Posted by admin 4:20 am, 4 April 2016
I am writing this blog today while winding down from a behaviourally challenging morning with my 4 year old. It is certainly one of our tougher days, not only for her and for me but also for my friend and her daughter who had the pleasure of seeing these moments and also for my baby who wanted to be nursed and carried through the moment. The intention of this blog is to normalise the experience and to accept that these moments are developmentally normal providing us as parents with a task to feel as confident in managing as possible.
This fallout really started yesterday with a trip to the movies and to dinner with a few other families. Not only was it is a busy afternoon and evening but also not the most nutritious for her growing body. Then following a later night to bed she was woken up by her little sister early morning ticking off the most likely contributor to today’s behaviour- Sleep deprivation and tiredness. This was easily recognisable within the first 30 minutes of her being awake.
The morning was filled with school drop off, gymnastics and play a date that are all things she normally copes OK with. Today however it was met with resistance, unkind behaviour, screaming and a few hits to me while distressed.
I noticed the emotion rising not only for my daughter but for me too. I was frustrated, tired, embarrassed and nervous not knowing her next move. I rolled through a separated chat including comfort as well as communication around behavioural expectations, time out three times and the throwing out of one of her Easter eggs (I finally followed through on a consequence I had been warning about for a week). My daughter was more distressed than I had seen her for some time and some of the screams had a pitch to them that I hadn’t seen from her.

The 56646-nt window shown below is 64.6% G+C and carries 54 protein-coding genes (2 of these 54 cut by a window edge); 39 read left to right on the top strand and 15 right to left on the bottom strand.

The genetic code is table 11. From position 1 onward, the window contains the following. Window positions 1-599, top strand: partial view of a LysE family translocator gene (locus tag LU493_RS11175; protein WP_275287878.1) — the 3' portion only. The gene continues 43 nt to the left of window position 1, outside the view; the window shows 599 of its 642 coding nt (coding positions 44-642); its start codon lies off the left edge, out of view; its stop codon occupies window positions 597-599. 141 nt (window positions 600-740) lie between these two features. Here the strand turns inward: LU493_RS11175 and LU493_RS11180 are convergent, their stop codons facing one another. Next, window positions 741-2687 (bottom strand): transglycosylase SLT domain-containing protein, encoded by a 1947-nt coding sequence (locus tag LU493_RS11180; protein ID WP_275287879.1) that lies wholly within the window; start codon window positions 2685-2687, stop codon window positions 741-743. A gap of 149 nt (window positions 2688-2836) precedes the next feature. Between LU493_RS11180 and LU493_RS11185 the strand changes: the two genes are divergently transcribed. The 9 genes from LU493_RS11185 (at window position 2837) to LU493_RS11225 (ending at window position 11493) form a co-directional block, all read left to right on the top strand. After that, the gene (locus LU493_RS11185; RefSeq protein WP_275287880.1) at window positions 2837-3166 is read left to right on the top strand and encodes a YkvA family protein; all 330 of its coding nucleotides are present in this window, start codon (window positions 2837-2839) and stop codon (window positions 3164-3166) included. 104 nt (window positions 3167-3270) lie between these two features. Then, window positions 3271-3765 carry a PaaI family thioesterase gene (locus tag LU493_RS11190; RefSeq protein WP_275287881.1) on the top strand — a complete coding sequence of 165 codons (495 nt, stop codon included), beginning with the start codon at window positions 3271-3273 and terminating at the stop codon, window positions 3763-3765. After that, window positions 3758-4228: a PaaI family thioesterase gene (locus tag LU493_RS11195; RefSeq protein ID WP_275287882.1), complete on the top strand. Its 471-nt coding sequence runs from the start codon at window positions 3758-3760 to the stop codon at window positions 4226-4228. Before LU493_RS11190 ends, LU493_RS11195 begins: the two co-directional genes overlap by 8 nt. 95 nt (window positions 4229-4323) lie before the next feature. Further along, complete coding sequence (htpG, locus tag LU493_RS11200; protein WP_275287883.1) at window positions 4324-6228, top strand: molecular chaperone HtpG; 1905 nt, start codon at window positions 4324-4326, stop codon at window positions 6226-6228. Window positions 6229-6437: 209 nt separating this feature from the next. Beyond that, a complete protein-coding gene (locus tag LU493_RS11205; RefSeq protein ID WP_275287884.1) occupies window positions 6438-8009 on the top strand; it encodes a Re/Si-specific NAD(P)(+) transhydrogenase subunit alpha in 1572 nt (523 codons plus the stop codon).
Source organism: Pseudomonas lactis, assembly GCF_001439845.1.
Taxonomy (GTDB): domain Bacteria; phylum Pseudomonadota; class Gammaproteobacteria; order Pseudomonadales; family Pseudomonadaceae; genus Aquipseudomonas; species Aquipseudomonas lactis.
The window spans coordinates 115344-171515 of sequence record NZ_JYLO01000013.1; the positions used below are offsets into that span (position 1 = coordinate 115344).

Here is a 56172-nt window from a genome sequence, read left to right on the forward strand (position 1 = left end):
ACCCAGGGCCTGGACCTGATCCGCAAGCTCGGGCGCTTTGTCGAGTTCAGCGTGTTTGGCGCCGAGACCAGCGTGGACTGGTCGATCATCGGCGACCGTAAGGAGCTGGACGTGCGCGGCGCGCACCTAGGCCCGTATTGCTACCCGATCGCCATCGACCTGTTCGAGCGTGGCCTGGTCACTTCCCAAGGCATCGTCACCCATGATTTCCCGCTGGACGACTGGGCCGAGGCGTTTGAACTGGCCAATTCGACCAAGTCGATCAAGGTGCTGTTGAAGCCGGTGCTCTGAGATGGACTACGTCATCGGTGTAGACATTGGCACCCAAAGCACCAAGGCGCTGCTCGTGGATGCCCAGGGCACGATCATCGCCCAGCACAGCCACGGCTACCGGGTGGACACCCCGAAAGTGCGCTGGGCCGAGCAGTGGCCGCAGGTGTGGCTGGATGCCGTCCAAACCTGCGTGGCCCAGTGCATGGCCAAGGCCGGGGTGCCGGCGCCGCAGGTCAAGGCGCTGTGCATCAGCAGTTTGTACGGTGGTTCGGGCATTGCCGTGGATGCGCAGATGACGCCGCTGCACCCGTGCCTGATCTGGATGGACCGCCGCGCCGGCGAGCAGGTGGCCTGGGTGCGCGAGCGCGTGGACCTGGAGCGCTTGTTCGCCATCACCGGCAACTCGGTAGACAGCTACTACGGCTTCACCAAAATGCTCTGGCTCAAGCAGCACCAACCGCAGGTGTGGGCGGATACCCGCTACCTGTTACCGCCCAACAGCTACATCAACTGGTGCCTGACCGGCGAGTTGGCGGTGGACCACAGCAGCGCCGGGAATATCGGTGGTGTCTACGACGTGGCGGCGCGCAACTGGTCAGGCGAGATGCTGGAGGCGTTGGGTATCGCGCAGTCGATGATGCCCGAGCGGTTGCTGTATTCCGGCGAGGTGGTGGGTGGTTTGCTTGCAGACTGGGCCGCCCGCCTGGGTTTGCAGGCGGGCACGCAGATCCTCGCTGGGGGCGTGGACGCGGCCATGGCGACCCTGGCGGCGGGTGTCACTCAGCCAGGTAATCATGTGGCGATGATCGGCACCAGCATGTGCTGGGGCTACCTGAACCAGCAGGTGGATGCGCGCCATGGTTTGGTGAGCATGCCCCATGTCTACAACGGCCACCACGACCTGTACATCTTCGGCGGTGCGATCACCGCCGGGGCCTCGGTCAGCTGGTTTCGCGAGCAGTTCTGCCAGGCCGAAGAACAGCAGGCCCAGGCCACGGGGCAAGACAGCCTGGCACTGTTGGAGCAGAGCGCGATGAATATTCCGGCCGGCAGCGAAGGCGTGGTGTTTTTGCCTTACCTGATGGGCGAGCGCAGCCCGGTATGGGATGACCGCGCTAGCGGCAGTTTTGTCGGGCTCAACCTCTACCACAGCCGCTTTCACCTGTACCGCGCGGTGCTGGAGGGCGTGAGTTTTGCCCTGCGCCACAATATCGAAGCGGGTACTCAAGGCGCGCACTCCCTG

I was fortunate enough to have a friend around who also works with children and whose daughters have had similar experiences. I shared with her my tears and she normalised the experience and looked after my baby while I kept focused on my 4 year old.
She finally calmed down and we spent time having long cuddles before I put her in bed for a day time sleep that she normally doesn’t need. She is now asleep while I write this blog and fortunately so is my baby.
Time for me! I still feel vulnerable but the combination of validation and connection with firm boundaries feels like the right move. Yes there are things that I did that were not perfect but I need to accept this and move forward. My job now is to move on and focus on reconnecting to her when she gets out of bed. The moments have passed for her (not yet for me emotionally) and she will learn best through emotional connection and validation.
I only hope this long day and efforts put in will mean a few weeks till the next day like this.
My message to those parents reading this blog that are faced with tough parenting moments most days, I empathise with what you are working through and have enormous respect for your perseverance. Parenting is rewarding and a wonderful experience in many ways but also tough work.
We look forward to helping you find solutions to creating a predictable and secure space to work through these challenges to create change over time.
It is not the success in the moment that determines whether a strategy is effective but the direction these strategies take you and your child to over a period of time.
Time for a cup of tea!
Dr Michelle Pritchard